OXFORD: Leading experts and scholars on Pakistan have said that political, social and economic transformation is underway in Pakistan which augurs well for its future.
Convened by Dr Ishtiaq Ahmad, Quaid-e-Azam Fellow, St Antony’s College, and hosted by the Asian Studies Centre, the conference titled ‘Pakistan: Opportunity in Crisis’ brought together 27 established as well as emerging academics and policy experts from Pakistan, UK and other countries, and around 150 delegates from across the UK.
Speakers on the occasion included Prof Ian Talbot, Dr Rasul Bakhsh Rais, Prof Mohammad Waseem, Prof Saeed Shafqat, Imtiaz Gul, Prof Hassan Abbas, Dr Adeel Malik, former Nadra chairman Tariq Malik, Owen Bennett-Jones, Prof Maya Tudor, Toaha Qureshi, Prof Rashid Amjad, Mosharraf Zaidi, Hamayun Khan, Dr Tahir Wasti, Hannes Ebert, Dr Ayesha Siddiqa, Prof Yunas Samad, Dr Yaqub Bangash, Tayyab Safdar, Adnan Rafiq and columnist and researcher Huma Yusuf.
Stretched over two days, the conference debated Pakistan’s current state of politics, economy, foreign policy, media and education and what could be done to speed up Pakistan’s transformation.
“There is a different Pakistan beyond the narrative of bombs and beards. It’s the tale of society resilience enough to defy all doomsday predictions, of an economy that has the innate ability to absorb global financial crisis, and of a people with exceptional traits of hospitality,” said Imran Mirza, the Acting High Commissioner, in his opening address.
In his keynote address, Dr Faisal Devji, Director of Asian Studies Centre, said that Pakistan was founded with an eye into the future, just as the United States. This remarkable reality, in his view, was contrary to the role that factors such as soil, blood and history played in the founding of traditional European nation-states.
Dr Mukhtar Ahmed, the newly appointed chairman of Higher Education Commission, pointed out in his keynote address that, even amid apparent security quagmire, the higher education sector in the country had flourished unprecedentedly. “Expanding international collaborations with universities and academics in all disciples of humanities, social and natural sciences is our priority at HEC,” he said.
The first two panels debated democratic transition and prospects, with speakers offering a variety of contending perspectives. Dr Rais argued that the process of democratisation seemed irreversible in the wake of new social forces such as rapid urbanisation, middle class expansion, and proactive role of civil society.
Prof Talbot was of the view that “full democratic consolidation will be the work of several parliaments. It will also have to be accompanied by structural economic reforms, improvements in governance and a resulting reduction in social inequalities.” Bennett-Jones termed the “new normal” political dispensation “a significant positive development, which should result in the political system becoming more responsive to people’s needs.”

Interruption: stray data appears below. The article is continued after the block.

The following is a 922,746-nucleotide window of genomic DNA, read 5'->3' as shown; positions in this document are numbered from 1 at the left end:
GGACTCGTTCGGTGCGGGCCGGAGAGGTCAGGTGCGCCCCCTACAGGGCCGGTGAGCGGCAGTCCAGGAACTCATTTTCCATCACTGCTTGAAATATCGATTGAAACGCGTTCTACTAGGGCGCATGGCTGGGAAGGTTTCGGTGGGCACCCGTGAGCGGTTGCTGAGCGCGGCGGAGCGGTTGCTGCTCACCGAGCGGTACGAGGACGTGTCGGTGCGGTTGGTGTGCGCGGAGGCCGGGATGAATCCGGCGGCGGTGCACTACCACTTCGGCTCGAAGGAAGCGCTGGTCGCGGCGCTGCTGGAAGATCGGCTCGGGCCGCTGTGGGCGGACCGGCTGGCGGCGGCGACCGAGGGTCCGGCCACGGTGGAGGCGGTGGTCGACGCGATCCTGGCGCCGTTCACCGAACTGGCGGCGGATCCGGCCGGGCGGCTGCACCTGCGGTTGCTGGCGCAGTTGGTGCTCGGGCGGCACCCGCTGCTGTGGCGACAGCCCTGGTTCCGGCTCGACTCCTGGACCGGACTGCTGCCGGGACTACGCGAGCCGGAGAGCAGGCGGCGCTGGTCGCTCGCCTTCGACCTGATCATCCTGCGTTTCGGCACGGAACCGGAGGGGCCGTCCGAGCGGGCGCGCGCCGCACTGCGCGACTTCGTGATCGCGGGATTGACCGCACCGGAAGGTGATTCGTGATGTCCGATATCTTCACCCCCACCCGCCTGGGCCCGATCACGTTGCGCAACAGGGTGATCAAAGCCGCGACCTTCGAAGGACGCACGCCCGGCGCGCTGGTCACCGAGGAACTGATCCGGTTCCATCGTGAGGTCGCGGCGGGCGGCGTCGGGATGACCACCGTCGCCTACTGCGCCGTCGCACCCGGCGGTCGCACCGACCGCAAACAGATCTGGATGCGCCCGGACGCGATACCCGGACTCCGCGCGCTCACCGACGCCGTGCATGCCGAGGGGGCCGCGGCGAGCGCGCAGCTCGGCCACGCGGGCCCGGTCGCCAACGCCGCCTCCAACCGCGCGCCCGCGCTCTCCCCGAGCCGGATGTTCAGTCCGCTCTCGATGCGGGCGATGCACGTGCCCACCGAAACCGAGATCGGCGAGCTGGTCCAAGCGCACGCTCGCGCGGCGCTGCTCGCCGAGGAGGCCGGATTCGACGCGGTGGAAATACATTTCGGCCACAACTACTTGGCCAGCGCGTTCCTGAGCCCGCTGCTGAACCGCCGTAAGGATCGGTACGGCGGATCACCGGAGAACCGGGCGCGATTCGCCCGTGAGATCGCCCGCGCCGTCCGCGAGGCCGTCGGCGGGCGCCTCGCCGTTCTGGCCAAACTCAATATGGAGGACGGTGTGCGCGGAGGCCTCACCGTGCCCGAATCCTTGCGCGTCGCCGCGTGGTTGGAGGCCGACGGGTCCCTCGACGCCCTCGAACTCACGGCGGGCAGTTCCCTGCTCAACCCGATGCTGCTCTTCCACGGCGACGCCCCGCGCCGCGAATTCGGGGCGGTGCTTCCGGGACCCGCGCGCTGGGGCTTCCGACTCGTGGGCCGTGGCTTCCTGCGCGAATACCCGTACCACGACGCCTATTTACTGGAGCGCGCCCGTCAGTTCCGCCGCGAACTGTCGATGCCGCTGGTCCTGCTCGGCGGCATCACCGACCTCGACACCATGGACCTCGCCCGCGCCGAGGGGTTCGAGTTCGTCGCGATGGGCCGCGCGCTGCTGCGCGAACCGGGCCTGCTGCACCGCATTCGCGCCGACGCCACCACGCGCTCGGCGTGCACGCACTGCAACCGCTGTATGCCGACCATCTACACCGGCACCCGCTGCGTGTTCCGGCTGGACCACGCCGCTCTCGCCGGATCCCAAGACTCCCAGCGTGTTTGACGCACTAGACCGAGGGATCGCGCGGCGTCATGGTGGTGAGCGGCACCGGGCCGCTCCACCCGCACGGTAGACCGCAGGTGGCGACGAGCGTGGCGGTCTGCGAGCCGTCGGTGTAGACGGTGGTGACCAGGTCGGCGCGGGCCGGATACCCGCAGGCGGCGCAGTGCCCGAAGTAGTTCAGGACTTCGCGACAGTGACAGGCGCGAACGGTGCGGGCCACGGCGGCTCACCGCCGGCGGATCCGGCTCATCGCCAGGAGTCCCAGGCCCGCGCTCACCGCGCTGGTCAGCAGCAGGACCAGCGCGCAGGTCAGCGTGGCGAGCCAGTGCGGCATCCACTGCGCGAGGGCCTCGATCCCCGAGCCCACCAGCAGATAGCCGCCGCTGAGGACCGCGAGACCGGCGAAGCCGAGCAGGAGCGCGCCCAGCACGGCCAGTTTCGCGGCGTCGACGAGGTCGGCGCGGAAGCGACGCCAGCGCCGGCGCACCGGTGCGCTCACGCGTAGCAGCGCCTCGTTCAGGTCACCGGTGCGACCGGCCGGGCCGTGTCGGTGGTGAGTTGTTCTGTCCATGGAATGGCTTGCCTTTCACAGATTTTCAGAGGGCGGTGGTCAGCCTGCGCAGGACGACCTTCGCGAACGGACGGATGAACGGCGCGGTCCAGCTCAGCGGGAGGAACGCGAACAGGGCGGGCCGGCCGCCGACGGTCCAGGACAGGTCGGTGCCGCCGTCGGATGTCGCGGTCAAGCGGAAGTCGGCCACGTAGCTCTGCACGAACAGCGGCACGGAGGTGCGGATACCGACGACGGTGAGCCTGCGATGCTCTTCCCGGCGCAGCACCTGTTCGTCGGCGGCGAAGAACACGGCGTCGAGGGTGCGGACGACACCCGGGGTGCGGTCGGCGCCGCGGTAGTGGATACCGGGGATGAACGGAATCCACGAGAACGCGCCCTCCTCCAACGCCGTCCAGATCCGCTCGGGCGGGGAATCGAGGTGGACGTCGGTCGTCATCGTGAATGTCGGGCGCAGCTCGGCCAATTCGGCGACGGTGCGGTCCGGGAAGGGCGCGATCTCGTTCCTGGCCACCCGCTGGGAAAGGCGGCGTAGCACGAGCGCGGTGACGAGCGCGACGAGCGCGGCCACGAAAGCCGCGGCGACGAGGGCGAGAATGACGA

Imtiaz Gull stated that the judicial activism had helped shift the balance of power in support of the rule of law.
Although Pakistan is yet to go a long way in establishing a people-focused political dispensation, he argued, the judicial intervention was putting new checks on the traditional power structures and creating greater resonance for the rule of law in the country.
Prof Amjad argued that given the groundswell of support the present government had garnered amongst private and foreign investors and the inherent dynamism of the economy, Pakistan could break out of its current economic downturn and move to a higher and inclusive growth path. “It has done so earlier and there is no reason why it cannot do so again.”
Prof Abbas, while talking about the future of Taliban in Afghanistan, foresaw greater tension between Pakistan and Afghanistan amid the exit of Nato forces from the war-torn nation, and possibly greater nexus between Afghan Taliban and the Tehreek-e-Taliban Pakistan (TTP) and its sectarian allies.
Hamayun Khan’s presentation covered the rapidly expanding strategic partnership between China and Pakistan.
In the last session on the role of education and media, Mosharraf Zaidi, Huma Yusuf and other speakers underlined the crucial role of these two factors in sustaining the process of democratisation.
Mosharraf Zaidi also talked about the blame culture in Pakistan and how conspiracy theories are woven to discredit NGOs and individuals. He was of the view that such conference were of huge importance as they encouraged critical debate on Pakistan.
Dr Ishtiaq Ahmed said that “this largest-ever scholarly gathering” at Oxford was intended to develop a mature understanding of Pakistan’s intricate ground realities.
He added: “In the critical debates that took place on the occasion, both the scholars and delegates seem to recognise the gravity of our multiple crises, but simultaneously are not ready to overlook the enormity of opportunity they entail. For the greater the crisis is, the bigger the opportunity.”
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